In 2013, the National Transportation Safety Board (NTSB) launched an investigation into an incident in Japan in which a battery fire downed an empty Boeing 787 Dreamliner. This was one of two battery-related air disasters within 10 days. UL was summoned for its expertise in battery safety, and Dr. Chapin led a 22-person team across three countries that looked at aircraft charging systems and studied batteries on a cellular level.

They worked to answer two key questions: 1) Why did the batteries fail? 2) Why did aircraft certification miss the probability of these events?

This sparked the UL’s interest in solving this problem. From 2014 to 2017, Dr. Chapin embarked on architecting and executing five global summits focused on battery safety in aviation, mobility and other devices. In 2017, this work came to focus exclusively on battery safety in aviation.

 

“Over UL’s 124-year history, we’ve worked for the safety of the general public. Today, we are bringing over a century of resources and expertise to aviation. Pilots now recognize the value of UL and the head of the FAA’s Office of Hazardous Materials Safety called us ‘an indispensable partner.’ This recognition is an honor.”

Dr. Tom Chapin, Ph.D.

Vice President of Research, Underwriters Laboratories

 

Pursuing new global safety standards

Dr. Judith Jeevarajan is Underwriters Laboratories’ Research Director for Electrochemical Safety and has more than two decades of experience as a battery safety specialist. She also participated in the Boeing air disaster investigations in her previous role with NASA and worked on the battery redesigns that emerged from these incidents.

Dr. Jeevarajan participates in the Radio Technical Commission for Aeronautics (RTCA), which sets standards for the FAA, and the International Civil Aviation Organization (ICAO), which sets battery transport safety standards for the UN, with a special focus on lithium-ion batteries. Through ICAO and the Society of Automotive Engineers (SAE)she helped the UN shape regulations for the safe shipping of li-ion batteries. This is a major part of how UL is influencing global battery safety from the standpoint of policy and standards.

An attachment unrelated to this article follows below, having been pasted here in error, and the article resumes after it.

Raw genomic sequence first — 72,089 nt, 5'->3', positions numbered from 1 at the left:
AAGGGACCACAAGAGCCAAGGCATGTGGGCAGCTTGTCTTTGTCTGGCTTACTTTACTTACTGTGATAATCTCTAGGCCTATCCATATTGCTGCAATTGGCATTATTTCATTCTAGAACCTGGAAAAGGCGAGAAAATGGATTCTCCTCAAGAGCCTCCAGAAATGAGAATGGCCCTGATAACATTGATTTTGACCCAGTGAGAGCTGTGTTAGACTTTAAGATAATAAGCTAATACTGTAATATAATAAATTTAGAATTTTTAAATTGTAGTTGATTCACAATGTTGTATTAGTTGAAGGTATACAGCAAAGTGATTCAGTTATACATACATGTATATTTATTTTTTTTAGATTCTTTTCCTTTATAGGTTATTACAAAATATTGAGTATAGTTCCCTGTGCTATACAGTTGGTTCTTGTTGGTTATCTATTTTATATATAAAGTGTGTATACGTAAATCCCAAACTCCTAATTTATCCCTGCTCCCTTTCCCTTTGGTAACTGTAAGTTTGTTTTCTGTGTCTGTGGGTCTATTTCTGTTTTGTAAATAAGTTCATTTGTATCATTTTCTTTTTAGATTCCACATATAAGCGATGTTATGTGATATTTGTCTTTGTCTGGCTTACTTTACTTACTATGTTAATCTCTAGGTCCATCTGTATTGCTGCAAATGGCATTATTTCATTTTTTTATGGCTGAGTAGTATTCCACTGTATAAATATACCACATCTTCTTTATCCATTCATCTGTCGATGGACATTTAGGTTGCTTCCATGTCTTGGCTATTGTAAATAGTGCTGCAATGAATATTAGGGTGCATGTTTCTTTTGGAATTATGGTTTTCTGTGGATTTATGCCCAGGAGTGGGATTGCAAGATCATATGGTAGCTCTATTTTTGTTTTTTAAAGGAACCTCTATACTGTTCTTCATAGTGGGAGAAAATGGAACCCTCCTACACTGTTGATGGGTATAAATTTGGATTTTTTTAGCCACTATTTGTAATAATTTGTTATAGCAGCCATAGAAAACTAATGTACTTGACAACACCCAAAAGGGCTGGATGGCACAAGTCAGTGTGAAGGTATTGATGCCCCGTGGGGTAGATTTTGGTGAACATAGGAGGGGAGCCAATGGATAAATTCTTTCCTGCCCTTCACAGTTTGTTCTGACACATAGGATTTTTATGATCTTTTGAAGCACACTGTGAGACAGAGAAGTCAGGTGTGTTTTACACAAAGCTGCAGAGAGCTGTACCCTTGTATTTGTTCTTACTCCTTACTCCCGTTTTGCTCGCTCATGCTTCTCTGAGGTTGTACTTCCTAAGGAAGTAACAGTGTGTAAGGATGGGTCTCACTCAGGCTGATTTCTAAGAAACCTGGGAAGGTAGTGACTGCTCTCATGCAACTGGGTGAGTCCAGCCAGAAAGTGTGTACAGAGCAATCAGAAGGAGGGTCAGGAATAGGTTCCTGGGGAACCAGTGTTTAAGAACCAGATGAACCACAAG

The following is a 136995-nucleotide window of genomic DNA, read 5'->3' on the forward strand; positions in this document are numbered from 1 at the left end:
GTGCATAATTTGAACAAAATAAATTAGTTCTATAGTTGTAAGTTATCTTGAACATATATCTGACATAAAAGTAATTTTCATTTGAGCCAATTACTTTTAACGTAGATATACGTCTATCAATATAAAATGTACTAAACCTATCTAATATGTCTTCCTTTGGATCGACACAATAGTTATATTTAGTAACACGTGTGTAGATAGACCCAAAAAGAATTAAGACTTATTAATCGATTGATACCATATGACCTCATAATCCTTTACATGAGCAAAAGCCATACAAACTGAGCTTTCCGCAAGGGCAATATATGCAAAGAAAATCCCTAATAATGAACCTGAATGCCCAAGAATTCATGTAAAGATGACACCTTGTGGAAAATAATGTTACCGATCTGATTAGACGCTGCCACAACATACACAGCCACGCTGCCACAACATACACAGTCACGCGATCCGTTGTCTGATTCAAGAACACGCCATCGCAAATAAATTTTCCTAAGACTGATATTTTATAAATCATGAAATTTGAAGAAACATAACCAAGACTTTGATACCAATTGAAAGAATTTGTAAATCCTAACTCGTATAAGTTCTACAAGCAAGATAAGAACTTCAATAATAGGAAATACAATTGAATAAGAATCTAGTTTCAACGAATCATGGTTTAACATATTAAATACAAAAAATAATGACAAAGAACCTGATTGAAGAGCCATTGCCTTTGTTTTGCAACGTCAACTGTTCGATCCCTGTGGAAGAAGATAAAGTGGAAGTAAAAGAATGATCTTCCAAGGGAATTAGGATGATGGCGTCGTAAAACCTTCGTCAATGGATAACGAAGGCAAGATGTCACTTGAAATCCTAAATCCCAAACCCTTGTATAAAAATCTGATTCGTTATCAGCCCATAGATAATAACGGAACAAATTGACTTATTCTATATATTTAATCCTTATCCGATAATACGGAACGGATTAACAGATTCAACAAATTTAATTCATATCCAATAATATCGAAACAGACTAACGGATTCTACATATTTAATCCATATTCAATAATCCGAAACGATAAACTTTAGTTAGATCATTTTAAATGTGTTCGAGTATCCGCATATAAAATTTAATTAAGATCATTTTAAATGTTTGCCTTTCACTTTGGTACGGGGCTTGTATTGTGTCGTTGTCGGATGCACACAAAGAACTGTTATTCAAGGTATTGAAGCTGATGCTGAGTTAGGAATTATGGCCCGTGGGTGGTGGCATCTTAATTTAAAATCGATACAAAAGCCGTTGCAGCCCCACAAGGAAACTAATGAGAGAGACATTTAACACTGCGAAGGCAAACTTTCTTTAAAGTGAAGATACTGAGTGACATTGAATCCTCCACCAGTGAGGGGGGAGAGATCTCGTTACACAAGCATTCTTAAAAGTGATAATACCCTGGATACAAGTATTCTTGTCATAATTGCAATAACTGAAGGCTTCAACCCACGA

Recently, Dr. Jeevarajan has been part of a formal UN working group recategorizing li-ion batteries in response to rapidly changing technology. Li-ion batteries are currently classified according to the mass/weight of lithium, but the team is moving to recategorize them based on the results of rigorous safety testing. Among other things, the committee is crafting all-new packing standards.

 

“UL remains committed to this research and to producing highly valuable firsthand safety knowledge that industry and policy stakeholders will need in order to improve battery safety in the air.”

Dr. Judith Jeevarajan

Research Director for Electrochemical Safety, Underwriters Laboratories

 

Conclusions

The threat of battery-related air disaster is a global risk that will only grow along with the rising use of lithium-ion batteries. Without improving practices and policies at every step, from manufacturing to packaging to transportation, the risks will continue to increase. Stakeholders worldwide agree that it’s not a matter of if, but rather when.

In light of this, UL is dedicated to applying its expertise in battery safety science, standards development and outreach to develop a new global framework that will advance the safe transport of lithium-ion batteries and minimize the risk of air disasters.

Fast Facts

  • Underwriters Laboratories is part of a consortium of stakeholders dedicated to advancing aviation battery safety.
  • Efforts to advance safety include market and scientific research, standards writing, policymaking, data sharing and more.
  • Our goal is to establish a new global framework for advancing the safe transport of lithium-ion batteries to minimize the risk of aviation disasters.